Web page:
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One Writer's World

Manuscript Preparation

Manuscript Preparation
 
It pains me to say this, but writers don't read. There are times when I don't either, but especially in the winter months, January and February, when submissions open for the new Crime Spell Books anthology, I'm reminded that writers don't read guidelines. Maybe they do, and just don't follow them. Either way, I'm confronted with stories that will require extra effort before I can settle down and enjoy them. Hence the topic of this post: manuscript preparation.
 
The author is expected to put his/her name at the top of the page, either left or right hand side, with home address, email, and telephone. And yes, the word length. Sounds simple, doesn't it? But many writers just send us the same story they've prepared for the Al Blanchard Award contest, which requires there be no personal information on the ms. We get the story right after it's submitted to the Al Award committee. We should be flattered, but we're not. We want the personal information. If it's not there, we have to pull the email address from the email inbox, and then hope we never need the snail mail address or telephone number. You will never get a phone call when we tell you we love love love the story but could we talk about page 9?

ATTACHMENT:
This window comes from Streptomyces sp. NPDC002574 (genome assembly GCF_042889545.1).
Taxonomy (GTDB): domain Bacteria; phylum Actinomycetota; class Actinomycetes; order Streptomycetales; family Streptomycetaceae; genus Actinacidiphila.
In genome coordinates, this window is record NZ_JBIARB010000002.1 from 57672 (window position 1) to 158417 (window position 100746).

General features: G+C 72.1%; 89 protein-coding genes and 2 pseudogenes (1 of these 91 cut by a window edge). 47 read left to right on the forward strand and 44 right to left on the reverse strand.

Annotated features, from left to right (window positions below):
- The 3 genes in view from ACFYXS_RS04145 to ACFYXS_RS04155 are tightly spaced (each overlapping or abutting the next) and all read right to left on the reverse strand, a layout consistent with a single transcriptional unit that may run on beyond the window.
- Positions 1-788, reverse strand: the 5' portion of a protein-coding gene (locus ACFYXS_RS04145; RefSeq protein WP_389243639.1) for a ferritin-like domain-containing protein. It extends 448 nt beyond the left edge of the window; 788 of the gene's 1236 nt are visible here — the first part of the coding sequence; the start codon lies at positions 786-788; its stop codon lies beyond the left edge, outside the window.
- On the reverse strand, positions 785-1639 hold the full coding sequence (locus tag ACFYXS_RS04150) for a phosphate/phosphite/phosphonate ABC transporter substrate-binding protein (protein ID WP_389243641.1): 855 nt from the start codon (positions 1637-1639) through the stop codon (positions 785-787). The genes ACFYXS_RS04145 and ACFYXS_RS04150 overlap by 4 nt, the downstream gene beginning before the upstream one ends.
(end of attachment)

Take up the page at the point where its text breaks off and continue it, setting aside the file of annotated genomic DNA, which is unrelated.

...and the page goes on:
On to paragraphing. Did you notice how I chose to paragraph this page? With single-line spacing, the additional line between paragraphs is quite noticeable. But even with double-spaced lines, an additional line would clearly indicate a new paragraph. Don't do this. Please, don't do this. It's wrong. It is not standard text set-up and it requires the editor, me, who by now is not your friend, to redo the set-up. Learn to use the paragraph function on your computer, and set the first line to 0.5. It will then correctly indent each paragraph automatically, like the following paragraphs. And the spacing will also be correct because you have also changed the spacing from single to double.
 
     If there is a break in the text, center a hashtag or three asterisks in the center of that line, and begin a new paragraph on the next line. It's easy. (But not on this website, which won't allow me to have two different kinds of paragraphing.)


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     The same is true for margins. Set the margins at one inch, top, bottom, and both sides. It looks clean and tidy, and leaves room for notes, comments, or a simple checkmark indicating that the reader likes something here enough to mark it. And you do want the editor to make complimentary notes so leave adequate margins. All these functions—paragraph indent, line spacing, and margins—are located on the same page if you go to Format/Paragraph.
     Include page numbers. I like them at the top on the right, though you can put the page number at the bottom. Standard formatting places them at the top right-hand corner in the header, beginning on the second page, along with your last name and a brief title, but they can also be on the left. Don't put them in the center or at the foot.
     Last, and definitely still important despite its placement, never ever switch fonts for any reason. Use a standard font, preferably Times New Roman, 12 pt, and stick with it through the whole story. I'm going to have to change it anyway, but the reason for choosing Times is the ease of reading hundreds of pages. Your choice of font may not be to my liking, and I don't want to have to change it before I start reading. So, please, stick to Times 12 pt, or another standard such as Garamond, and this editor will thank you.